In answering this question, I was looking for references (textbooks, papers, or implementations) which represent a graph using a set (e.g. hashtable) for the adjacent vertices, rather than a list. That is, the graph is a map from vertex labels to sets of adjacent vertices:
graph: Map<V, Set<V>>
In fact, I thought that this representation was completely standard and commonly used, since it allows O(1) querying for an edge existence, O(1) edge deletion, and O(1) iterating over the elements of the adjacency set. I have always represented graphs this way both in my own implementations and teaching.
To my surprise, most algorithms textbooks do not cover this directly, and instead represent it using a list of labels:
graph: Map<V, List<V>>
As far as I understand, adjacency lists seem strictly worse: both representations support O(1) vertex additions and iteration over adjacent edges, but adjacency lists require O(m) for edge removal or edge existence (in the worst case).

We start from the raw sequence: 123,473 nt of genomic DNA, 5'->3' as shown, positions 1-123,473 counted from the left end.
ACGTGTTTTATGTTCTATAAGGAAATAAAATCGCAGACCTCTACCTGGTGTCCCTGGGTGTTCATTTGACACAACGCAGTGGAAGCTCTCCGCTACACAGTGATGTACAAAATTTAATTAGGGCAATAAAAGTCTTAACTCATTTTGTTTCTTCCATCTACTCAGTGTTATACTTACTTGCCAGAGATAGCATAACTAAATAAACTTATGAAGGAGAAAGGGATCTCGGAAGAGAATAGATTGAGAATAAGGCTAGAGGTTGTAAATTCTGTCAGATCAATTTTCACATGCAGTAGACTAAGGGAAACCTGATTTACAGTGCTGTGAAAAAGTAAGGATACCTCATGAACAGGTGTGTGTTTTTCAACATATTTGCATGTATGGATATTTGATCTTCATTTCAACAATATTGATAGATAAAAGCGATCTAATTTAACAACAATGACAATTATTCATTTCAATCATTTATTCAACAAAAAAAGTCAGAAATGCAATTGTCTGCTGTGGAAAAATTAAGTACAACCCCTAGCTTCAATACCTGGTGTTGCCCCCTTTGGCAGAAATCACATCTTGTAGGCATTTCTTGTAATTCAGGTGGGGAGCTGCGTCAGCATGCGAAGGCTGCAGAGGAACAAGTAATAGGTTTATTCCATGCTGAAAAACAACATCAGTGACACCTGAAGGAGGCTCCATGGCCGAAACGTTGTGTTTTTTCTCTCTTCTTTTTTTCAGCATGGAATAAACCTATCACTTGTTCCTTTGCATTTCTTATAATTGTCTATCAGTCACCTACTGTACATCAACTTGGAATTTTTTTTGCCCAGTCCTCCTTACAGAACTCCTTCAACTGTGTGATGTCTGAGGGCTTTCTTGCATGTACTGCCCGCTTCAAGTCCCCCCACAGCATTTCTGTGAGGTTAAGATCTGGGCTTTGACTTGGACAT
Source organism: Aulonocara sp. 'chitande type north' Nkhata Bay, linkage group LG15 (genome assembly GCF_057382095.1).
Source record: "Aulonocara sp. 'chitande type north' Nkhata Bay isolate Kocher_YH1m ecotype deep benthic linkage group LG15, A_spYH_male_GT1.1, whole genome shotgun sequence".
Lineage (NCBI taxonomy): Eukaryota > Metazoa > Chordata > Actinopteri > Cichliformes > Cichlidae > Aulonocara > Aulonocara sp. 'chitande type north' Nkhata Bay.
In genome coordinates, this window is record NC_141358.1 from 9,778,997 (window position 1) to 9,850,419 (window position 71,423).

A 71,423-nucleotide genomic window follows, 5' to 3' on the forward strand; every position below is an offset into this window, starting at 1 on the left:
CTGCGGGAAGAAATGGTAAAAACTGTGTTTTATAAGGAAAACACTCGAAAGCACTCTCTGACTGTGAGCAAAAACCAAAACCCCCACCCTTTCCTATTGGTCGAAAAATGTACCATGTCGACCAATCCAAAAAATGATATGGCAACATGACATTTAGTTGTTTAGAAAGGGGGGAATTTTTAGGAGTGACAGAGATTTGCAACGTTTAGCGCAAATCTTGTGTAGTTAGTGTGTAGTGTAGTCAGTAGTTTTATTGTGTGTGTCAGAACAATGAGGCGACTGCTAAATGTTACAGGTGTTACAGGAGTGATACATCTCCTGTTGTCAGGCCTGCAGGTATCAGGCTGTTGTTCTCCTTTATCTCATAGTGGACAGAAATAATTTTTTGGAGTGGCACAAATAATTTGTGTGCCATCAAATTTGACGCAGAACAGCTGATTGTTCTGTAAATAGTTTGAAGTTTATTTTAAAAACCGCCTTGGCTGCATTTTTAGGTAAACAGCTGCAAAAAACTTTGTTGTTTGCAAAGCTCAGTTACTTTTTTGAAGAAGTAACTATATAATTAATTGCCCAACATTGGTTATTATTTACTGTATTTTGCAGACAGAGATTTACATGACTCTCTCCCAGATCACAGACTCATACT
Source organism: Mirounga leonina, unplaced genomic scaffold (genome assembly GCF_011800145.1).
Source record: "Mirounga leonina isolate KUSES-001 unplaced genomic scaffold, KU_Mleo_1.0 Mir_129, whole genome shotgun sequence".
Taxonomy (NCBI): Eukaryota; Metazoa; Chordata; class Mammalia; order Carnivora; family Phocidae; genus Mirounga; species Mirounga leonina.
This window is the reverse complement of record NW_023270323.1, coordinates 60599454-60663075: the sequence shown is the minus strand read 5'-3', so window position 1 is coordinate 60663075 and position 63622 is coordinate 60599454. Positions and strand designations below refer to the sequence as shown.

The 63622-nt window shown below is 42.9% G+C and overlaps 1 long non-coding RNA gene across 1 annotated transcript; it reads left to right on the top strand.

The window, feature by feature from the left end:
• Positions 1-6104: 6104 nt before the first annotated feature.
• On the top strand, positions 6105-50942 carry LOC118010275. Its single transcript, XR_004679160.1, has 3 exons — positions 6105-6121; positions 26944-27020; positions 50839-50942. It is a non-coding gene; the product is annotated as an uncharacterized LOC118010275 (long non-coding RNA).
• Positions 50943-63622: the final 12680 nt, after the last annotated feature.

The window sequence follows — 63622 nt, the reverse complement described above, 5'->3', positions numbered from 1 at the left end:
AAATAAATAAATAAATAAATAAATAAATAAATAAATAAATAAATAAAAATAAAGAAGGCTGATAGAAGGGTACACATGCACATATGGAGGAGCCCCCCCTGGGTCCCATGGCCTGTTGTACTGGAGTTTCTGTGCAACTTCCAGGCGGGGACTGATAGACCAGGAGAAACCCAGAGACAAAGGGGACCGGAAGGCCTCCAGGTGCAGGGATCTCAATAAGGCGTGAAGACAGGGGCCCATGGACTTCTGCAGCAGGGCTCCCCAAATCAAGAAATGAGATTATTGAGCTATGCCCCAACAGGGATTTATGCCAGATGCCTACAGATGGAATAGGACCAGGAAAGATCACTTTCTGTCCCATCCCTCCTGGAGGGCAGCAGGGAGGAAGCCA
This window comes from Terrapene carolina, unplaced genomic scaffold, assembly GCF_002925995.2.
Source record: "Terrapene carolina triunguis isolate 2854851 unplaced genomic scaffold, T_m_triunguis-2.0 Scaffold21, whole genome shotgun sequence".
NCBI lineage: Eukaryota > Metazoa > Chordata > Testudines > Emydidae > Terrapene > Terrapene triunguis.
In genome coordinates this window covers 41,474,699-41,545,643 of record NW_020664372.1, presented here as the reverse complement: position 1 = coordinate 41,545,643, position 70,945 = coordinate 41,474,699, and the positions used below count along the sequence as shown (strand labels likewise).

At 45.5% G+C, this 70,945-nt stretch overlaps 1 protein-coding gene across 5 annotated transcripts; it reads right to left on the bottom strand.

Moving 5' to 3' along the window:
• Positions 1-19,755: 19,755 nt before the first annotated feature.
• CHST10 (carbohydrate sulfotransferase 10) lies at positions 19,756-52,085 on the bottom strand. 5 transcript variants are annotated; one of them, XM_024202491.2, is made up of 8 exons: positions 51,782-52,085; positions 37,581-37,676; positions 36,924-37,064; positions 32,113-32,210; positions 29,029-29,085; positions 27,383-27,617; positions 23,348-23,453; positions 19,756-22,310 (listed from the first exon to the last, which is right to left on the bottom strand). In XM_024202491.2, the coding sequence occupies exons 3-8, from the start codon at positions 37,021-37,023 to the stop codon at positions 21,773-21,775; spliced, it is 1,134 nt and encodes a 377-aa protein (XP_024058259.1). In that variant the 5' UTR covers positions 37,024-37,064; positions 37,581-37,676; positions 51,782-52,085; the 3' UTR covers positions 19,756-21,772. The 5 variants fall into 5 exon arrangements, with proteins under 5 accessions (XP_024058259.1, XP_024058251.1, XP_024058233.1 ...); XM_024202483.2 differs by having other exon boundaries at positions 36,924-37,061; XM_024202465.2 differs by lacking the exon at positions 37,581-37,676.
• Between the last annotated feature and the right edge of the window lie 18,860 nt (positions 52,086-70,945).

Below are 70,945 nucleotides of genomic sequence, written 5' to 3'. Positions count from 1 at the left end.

Yet I am baffled that, for example Cormen Leiserson Rivest Stein: Introduction to Algorithms, Morin: Open Data Structures, and Wikipedia all suggest using adjacency lists. They mainly contrast adjacency lists with adjacency matrices, but the idea of storing adjacent elements as a set is only mentioned briefly in an off-hand comment as an alternative to the list representation, if at all. (For example, Morin mentions this on page 255, "What type of collection should be used to store each element of adj?") I must be missing something basic.
Q: What is the advantage of using a list instead of a set for adjacent vertices?
Is this a pedagogical choice, an aversion to hashmaps/hashsets, a historical accident, or something else?
This question is closely related, but asks about the representation
graph: Set<(V, V)>. The top answer suggests using my representation. Looking for a bit more context on this.
The second answer suggests hash collisions are a problem. But if hash sets are not preferred, another representation of maps and sets can be used, and we still get great performance for edge removal with a possible additional logarithmic factor in cost.
Bottom line: I don't understand why anyone would implement the edges as a list, unless all vertex degrees are expected to be small.